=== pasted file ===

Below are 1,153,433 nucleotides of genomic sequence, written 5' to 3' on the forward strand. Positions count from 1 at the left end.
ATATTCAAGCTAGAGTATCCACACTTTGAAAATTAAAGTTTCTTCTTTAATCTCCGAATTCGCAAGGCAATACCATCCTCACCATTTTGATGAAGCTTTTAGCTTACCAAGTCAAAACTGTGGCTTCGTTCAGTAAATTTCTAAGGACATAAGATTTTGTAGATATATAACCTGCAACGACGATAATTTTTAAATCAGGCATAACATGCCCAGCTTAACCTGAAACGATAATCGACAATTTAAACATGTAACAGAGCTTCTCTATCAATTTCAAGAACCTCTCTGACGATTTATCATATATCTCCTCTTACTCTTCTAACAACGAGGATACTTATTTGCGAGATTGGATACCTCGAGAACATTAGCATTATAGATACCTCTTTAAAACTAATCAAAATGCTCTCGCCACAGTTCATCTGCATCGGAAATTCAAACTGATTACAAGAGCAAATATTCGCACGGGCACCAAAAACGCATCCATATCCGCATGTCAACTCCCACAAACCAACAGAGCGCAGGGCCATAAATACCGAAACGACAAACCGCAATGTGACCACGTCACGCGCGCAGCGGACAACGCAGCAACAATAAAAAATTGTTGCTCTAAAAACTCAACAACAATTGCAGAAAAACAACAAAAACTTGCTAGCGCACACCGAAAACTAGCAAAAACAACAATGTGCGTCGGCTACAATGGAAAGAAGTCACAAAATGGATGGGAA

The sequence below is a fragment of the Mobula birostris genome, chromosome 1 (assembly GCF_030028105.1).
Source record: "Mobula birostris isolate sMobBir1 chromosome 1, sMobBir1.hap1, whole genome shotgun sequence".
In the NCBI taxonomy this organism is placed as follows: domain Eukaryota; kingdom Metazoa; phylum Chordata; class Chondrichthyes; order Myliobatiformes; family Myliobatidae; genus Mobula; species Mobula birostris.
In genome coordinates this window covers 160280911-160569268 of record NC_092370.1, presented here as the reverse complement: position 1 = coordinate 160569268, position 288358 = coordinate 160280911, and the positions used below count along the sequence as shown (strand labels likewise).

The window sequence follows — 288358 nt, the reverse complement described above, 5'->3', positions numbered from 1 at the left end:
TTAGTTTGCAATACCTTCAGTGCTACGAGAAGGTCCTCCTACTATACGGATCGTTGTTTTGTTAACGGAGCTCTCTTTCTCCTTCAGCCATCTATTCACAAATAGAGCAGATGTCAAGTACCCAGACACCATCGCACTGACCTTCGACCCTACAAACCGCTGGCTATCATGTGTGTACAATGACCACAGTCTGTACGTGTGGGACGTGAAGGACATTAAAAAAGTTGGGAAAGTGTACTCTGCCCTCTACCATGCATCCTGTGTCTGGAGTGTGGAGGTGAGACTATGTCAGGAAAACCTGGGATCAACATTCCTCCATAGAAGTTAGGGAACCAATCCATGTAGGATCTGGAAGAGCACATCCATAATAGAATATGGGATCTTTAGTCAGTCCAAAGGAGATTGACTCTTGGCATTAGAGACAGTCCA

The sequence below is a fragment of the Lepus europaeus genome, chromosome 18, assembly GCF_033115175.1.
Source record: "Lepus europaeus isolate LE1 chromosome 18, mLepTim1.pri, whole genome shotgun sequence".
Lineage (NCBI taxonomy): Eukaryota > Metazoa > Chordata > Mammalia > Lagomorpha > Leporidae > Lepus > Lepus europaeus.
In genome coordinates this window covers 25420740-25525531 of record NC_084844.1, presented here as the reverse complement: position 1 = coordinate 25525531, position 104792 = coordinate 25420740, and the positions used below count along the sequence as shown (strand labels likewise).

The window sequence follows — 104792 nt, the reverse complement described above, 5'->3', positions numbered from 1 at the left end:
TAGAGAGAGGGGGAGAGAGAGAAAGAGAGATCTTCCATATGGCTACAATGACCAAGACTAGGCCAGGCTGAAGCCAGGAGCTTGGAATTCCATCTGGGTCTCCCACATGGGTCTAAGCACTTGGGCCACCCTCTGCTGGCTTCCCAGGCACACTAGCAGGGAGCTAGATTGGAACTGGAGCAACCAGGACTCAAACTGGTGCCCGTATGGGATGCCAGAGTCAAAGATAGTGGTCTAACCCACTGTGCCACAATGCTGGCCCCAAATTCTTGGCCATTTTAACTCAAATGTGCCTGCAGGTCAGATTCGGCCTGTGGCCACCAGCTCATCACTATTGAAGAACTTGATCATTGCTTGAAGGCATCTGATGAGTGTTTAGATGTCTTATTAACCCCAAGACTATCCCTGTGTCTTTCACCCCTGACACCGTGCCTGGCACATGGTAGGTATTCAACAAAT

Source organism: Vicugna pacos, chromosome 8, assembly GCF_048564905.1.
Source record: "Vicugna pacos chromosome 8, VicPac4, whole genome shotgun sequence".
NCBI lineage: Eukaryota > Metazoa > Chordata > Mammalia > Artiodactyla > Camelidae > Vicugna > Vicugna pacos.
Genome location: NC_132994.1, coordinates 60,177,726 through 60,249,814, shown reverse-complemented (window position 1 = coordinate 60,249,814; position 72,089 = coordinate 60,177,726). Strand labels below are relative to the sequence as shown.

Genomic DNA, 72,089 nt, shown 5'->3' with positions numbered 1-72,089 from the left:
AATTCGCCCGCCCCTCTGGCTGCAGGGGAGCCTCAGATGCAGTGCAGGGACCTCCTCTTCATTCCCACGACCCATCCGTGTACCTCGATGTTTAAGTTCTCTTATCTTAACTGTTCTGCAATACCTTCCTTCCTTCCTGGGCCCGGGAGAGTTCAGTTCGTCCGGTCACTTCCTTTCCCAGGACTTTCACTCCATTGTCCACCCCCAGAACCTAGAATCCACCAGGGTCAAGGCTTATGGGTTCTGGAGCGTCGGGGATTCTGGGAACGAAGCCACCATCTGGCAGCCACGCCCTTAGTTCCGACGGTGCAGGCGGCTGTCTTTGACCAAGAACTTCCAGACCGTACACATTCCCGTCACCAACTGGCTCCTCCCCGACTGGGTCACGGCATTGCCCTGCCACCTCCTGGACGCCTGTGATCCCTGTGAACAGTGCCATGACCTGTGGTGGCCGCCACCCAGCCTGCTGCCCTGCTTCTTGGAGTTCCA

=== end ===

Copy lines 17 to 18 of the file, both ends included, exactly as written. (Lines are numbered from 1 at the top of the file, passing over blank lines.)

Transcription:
NCBI lineage: Eukaryota > Metazoa > Chordata > Mammalia > Artiodactyla > Camelidae > Vicugna > Vicugna pacos.
Genome location: NC_132994.1, coordinates 60,177,726 through 60,249,814, shown reverse-complemented (window position 1 = coordinate 60,249,814; position 72,089 = coordinate 60,177,726). Strand labels below are relative to the sequence as shown.